In what some call the toy department, we document a lot of fun and games, and sometimes we can be lulled into thinking they’ll go on and on forever and ever.
Mostly, we celebrate wins, and sometimes, we analyze defeats. But in the past 12 months, we’ve been tasked with reporting too often about the ultimate real-world loss.
Even before the Christmas Day death of one of the best players in the University of Hawaii basketball program’s history, Chris Gaines, a distinguishing feature of the 2010 Hawaii sports year was the passing of an unusually high number of the islands’ athletic icons.
We lost so many: ‘Iolani coach Eddie Hamada, three Punahou stars who went on to later fame in Mosi Tatupu, Charlie Wedemeyer and Curtis Iaukea, baseball scout Wally Komatsubara, surfing champion Andy Irons, golf Hall of Famer Masa Kaya, Waianae and Nanakuli football coach Al Beaver, Maryknoll and Chaminade basketball star Francis Fletcher, Roosevelt football legend Fa’atautau Salanoa, and others.
Each time it gave us opportunity to celebrate their achievements and contributions, but with profound sadness.
AS KIDS we derive from sports a relationship with the concept of immortality, often a warped one. Of course it’s a fantasy, but that’s what diversions from the hum-drum of everyday life are supposed to be, right?
One of my delusions at age 17 was a secret ambition to somehow make my high school basketball team. I’d begun to play a lot and was misguidedly confident of my abilities. That was until reality hit home one evening at the Highlands courts, when a little kid stripped me of the ball three consecutive times as I tried to bring it upcourt. He was 12, and for the next 10 years or so, I considered David Hallums immortal. So did others — even Kawika himself, as he now admits.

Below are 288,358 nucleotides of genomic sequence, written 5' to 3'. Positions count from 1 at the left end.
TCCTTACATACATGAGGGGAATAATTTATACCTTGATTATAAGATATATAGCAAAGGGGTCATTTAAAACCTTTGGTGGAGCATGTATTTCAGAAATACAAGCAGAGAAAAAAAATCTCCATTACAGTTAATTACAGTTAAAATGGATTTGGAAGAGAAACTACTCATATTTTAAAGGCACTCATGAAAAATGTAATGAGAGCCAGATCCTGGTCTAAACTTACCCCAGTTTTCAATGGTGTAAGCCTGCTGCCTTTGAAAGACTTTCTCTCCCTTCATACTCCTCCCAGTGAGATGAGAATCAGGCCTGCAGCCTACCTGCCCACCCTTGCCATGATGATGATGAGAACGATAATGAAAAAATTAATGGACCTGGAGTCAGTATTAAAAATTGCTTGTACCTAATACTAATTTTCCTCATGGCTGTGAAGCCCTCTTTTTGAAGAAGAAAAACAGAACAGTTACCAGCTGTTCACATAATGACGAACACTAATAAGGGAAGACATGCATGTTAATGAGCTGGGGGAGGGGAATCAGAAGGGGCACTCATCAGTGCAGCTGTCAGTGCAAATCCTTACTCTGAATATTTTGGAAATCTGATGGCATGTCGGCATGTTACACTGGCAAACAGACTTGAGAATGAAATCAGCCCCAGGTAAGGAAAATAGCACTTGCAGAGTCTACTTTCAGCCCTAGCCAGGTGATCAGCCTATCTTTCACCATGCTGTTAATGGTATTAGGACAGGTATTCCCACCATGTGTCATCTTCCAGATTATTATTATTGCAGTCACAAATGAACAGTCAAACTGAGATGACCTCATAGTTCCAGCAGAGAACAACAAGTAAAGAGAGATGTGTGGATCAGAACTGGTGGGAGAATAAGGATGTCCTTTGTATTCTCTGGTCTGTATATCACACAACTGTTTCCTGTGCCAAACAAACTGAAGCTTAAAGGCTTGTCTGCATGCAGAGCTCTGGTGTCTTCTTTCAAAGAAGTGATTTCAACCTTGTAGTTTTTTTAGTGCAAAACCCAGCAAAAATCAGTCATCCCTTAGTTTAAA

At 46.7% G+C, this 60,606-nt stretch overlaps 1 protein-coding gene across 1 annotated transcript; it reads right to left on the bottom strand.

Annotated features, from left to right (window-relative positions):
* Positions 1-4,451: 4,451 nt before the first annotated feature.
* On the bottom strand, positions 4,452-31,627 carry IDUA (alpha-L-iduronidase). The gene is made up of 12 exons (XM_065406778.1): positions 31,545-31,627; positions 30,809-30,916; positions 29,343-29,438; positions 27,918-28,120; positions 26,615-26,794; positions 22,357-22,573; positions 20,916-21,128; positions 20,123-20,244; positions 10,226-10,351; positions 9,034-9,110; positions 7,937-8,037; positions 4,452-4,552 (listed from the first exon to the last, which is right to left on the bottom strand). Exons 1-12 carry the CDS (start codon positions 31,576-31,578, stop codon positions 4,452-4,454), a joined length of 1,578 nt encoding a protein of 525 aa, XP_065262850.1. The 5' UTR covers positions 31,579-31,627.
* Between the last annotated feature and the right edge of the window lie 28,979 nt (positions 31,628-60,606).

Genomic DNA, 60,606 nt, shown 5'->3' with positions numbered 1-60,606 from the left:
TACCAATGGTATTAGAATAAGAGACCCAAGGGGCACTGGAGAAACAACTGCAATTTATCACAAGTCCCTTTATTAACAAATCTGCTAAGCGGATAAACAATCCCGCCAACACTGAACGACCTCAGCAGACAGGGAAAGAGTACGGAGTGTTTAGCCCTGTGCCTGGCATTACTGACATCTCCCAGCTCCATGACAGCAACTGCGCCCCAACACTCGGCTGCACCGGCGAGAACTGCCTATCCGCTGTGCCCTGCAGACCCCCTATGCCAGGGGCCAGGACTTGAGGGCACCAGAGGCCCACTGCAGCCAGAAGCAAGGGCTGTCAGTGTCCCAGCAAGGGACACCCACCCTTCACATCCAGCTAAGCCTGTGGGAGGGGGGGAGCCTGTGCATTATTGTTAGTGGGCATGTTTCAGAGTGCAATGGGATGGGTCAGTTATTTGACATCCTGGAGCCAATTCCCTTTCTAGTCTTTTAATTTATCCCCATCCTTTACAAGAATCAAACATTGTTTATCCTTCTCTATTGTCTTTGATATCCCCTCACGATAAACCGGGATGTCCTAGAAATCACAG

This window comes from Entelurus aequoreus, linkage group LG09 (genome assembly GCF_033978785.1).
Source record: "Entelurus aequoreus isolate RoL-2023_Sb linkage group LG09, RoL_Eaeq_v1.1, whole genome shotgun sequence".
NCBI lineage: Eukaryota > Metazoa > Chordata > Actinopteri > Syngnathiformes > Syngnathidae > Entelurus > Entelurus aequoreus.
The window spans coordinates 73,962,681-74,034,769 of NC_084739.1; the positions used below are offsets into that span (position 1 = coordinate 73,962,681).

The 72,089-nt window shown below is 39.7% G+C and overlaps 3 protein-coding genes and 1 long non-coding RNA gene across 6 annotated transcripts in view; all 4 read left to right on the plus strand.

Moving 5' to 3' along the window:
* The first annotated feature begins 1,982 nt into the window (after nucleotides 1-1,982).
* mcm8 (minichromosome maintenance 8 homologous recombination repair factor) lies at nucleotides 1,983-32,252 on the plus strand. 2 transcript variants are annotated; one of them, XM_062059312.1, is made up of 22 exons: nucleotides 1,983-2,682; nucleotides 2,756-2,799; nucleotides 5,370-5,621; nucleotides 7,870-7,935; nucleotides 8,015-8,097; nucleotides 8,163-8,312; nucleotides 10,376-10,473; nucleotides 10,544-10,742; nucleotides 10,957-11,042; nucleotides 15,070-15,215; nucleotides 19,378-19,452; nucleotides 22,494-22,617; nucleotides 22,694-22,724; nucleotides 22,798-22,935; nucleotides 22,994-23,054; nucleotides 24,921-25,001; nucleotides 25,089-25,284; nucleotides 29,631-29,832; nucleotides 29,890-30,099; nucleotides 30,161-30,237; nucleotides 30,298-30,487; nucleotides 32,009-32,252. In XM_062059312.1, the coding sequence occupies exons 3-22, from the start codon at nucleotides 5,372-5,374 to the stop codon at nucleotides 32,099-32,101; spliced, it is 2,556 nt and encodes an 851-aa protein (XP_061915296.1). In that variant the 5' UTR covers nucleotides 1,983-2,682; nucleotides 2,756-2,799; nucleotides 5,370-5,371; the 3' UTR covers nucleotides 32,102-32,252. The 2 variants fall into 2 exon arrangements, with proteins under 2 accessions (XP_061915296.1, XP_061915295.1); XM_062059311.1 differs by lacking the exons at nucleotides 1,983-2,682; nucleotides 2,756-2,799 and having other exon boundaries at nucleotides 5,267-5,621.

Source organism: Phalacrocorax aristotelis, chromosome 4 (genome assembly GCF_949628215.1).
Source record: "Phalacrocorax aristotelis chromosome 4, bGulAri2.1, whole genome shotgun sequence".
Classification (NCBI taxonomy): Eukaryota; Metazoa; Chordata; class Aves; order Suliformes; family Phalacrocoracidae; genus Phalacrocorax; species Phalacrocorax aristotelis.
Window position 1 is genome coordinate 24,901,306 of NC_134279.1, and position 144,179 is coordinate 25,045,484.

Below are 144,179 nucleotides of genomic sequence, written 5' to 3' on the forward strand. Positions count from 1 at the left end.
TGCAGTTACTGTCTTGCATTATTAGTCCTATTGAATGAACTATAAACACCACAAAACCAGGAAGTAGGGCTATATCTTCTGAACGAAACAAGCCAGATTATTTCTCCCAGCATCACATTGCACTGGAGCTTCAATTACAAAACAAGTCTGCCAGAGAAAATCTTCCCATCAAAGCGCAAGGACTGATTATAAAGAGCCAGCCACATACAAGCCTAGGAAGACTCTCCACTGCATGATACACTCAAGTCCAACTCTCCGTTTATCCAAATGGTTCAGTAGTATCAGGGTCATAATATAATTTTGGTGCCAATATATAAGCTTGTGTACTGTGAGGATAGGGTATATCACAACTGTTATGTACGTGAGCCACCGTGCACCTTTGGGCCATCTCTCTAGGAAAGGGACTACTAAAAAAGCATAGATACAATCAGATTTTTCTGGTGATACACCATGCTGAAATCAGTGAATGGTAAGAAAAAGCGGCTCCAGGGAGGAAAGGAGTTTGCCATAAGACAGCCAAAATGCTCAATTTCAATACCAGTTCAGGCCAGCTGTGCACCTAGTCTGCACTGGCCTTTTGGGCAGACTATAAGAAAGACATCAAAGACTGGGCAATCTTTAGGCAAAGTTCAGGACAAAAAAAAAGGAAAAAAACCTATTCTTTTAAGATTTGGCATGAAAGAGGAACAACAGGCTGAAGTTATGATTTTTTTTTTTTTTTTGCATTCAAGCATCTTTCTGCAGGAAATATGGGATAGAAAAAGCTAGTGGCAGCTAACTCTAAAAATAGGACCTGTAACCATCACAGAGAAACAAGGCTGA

But the former Pearl City High, Brigham Young-Hawaii and UH star, now a 44-year-old Honolulu police officer, feels very much human today. That’s what can happen when the time to leave comes for people you respect and admire.
Most of us are too young to remember Salanoa’s exploits as a standout lineman for Roosevelt in 1957, when the Rough Riders won the ILH championship. But Hallums, who coached football with "Chief’s" sons, Thor and Fred, at Radford, grew very close to the man who served as a bodyguard at the state capitol and died in November at 71.
And then, barely a month later, came the death of 42-year-old Gaines, Hallums’ room and backcourt mate at UH. "I’m still shocked and can’t believe what happened," he said. "He was truly a perfect teammate. Never complained, always played hard."
OF ALL the sports figures we lost this year, Gaines is the one to whom I feel closest. I covered him a bit when he was at UH, but that’s not why. He’s the only one I actually shared a field of play with, as we were regular opponents in a semi-competitive but friendly slowpitch softball league at Kanewai Park in the 1990s. He was the best left-handed defensive shortstop I’d ever seen and a powerful hitter. And his uniform was always dirty by the third inning.
We got to know each other over postgame refreshments. My teammates and I loved that Chris was such a great athlete and competed so hard during the game, but was such a nice, down-to-earth guy after it. I guess you could say he was both immortal and mortal.
Hallums sums it all up best.
"I respect the fact that we are no longer untouchable. As athletes, you never think you’ll be seriously hurt or injured," he said. "This past year made me realize the importance of keeping healthy on all levels: physical, mental, personal, professional, etc., but most importantly, to live life to the fullest. You never know when your number will be called to leave this Earth."